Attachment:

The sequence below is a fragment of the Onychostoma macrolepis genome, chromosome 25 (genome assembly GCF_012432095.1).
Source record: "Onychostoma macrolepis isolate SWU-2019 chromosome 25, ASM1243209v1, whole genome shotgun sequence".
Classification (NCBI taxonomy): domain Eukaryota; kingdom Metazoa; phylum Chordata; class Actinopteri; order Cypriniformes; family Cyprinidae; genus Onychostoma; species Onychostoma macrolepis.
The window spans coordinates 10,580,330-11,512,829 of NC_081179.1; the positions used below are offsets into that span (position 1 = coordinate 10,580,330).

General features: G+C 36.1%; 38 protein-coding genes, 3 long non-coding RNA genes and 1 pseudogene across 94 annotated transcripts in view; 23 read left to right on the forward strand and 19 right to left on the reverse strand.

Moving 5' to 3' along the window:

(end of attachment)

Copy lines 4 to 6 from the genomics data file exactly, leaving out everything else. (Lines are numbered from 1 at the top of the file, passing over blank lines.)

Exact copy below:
The window spans coordinates 10,580,330-11,512,829 of NC_081179.1; the positions used below are offsets into that span (position 1 = coordinate 10,580,330).

General features: G+C 36.1%; 38 protein-coding genes, 3 long non-coding RNA genes and 1 pseudogene across 94 annotated transcripts in view; 23 read left to right on the forward strand and 19 right to left on the reverse strand.

Moving 5' to 3' along the window: